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Capella Savaria has earned it's fame as the first period- instrument chamber orchestra of Hungary. The ensemble's objectives were, from the onset, to play baroque and classical music in an authentic way. Established in 1981, in Szombathely, they most often perform music from the 17th and 18th centuries, and have performed around Europe, as well as making a number of recordings. This time they perform Mozart's double concerto (including additions by Robert D. Levin) together with conductor Nicholas McGegan. "Ideally it should not only sound Mozartean in every bar, but should also produce a feeling of balance in both rhetorical and structural domains-a great challenge." (Robert D. Levin)
Capella Savaria has earned it's fame as the first period- instrument chamber orchestra of Hungary. The ensemble's objectives were, from the onset, to play baroque and classical music in an authentic way. Established in 1981, in Szombathely, they most often perform music from the 17th and 18th centuries, and have performed around Europe, as well as making a number of recordings. This time they perform Mozart's double concerto (including additions by Robert D. Levin) together with conductor Nicholas McGegan. "Ideally it should not only sound Mozartean in every bar, but should also produce a feeling of balance in both rhetorical and structural domains-a great challenge." (Robert D. Levin)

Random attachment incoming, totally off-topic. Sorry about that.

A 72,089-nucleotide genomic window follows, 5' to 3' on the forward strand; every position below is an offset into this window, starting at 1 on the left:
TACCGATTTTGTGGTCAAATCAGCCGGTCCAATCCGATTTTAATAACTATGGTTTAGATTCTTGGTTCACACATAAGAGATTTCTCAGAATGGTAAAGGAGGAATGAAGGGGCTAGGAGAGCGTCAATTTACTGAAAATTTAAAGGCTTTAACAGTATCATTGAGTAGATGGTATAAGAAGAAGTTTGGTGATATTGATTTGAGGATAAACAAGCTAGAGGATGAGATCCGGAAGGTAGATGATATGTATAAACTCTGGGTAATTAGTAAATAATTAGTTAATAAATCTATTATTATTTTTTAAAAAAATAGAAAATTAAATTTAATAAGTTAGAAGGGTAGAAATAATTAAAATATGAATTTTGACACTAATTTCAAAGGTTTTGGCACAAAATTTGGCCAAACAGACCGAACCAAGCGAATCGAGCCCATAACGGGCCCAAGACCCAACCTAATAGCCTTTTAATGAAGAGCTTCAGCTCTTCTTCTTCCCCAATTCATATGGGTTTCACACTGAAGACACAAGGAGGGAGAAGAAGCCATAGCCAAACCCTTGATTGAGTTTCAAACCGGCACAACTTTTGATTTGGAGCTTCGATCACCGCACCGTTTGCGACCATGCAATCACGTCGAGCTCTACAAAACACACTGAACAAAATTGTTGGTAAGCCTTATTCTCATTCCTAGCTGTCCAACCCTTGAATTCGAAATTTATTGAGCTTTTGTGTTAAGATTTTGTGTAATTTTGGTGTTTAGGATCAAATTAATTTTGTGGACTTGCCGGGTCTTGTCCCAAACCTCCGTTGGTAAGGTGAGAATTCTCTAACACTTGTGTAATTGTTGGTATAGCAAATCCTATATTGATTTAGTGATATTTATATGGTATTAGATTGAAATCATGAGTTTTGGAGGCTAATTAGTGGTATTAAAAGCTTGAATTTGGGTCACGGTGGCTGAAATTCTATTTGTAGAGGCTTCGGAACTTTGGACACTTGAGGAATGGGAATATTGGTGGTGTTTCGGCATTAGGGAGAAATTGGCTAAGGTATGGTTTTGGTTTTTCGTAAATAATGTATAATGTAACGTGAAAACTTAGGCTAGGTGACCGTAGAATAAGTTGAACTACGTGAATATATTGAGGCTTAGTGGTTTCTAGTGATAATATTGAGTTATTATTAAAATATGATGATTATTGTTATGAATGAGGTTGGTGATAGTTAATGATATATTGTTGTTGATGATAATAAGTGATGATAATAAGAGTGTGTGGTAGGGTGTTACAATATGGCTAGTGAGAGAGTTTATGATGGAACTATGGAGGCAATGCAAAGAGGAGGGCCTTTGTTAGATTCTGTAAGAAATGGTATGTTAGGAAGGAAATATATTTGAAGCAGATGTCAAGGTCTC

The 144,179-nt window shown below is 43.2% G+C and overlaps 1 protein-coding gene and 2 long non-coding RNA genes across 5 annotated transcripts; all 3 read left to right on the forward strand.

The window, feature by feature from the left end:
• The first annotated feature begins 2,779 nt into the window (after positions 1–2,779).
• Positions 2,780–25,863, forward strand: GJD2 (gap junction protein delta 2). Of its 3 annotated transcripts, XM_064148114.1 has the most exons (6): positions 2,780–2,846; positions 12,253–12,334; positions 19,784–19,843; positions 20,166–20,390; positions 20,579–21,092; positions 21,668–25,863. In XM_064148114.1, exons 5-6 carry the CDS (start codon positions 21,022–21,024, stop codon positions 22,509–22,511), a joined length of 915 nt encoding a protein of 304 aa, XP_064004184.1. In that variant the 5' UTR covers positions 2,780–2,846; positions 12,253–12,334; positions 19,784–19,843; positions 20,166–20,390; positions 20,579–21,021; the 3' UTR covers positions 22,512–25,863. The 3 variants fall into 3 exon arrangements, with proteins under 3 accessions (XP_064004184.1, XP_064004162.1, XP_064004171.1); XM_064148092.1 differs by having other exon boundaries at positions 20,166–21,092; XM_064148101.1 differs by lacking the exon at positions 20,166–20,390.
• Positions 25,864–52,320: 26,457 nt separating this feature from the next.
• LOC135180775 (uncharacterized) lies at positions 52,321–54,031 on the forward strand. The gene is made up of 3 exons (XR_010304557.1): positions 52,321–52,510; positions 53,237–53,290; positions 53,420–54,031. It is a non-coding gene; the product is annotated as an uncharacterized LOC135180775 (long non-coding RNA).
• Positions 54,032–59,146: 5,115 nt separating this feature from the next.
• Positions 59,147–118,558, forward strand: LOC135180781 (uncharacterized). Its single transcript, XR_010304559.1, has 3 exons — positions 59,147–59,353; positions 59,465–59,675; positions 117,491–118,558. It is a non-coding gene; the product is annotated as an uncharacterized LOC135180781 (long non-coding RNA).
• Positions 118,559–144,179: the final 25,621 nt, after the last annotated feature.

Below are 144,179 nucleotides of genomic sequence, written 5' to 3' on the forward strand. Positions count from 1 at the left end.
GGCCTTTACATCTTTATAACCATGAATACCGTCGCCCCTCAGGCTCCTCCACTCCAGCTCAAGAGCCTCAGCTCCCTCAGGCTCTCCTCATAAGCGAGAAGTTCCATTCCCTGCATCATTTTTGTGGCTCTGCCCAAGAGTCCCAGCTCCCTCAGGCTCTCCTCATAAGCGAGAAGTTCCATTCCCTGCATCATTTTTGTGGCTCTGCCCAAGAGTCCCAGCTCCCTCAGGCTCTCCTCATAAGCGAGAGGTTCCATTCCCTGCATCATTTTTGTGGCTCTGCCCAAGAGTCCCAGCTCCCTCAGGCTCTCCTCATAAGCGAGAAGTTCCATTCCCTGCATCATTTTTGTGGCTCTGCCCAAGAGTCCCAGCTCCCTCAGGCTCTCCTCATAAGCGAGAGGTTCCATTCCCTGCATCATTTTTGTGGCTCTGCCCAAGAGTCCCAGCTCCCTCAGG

5991813286628

Details

Format: CD
Label: HUNGAROTON
Rel. Date: 11/18/2022
UPC: 5991813286628

More Info:

Capella Savaria has earned it's fame as the first period- instrument chamber orchestra of Hungary. The ensemble's objectives were, from the onset, to play baroque and classical music in an authentic way. Established in 1981, in Szombathely, they most often perform music from the 17th and 18th centuries, and have performed around Europe, as well as making a number of recordings. This time they perform Mozart's double concerto (including additions by Robert D. Levin) together with conductor Nicholas McGegan. "Ideally it should not only sound Mozartean in every bar, but should also produce a feeling of balance in both rhetorical and structural domains-a great challenge." (Robert D. Levin)
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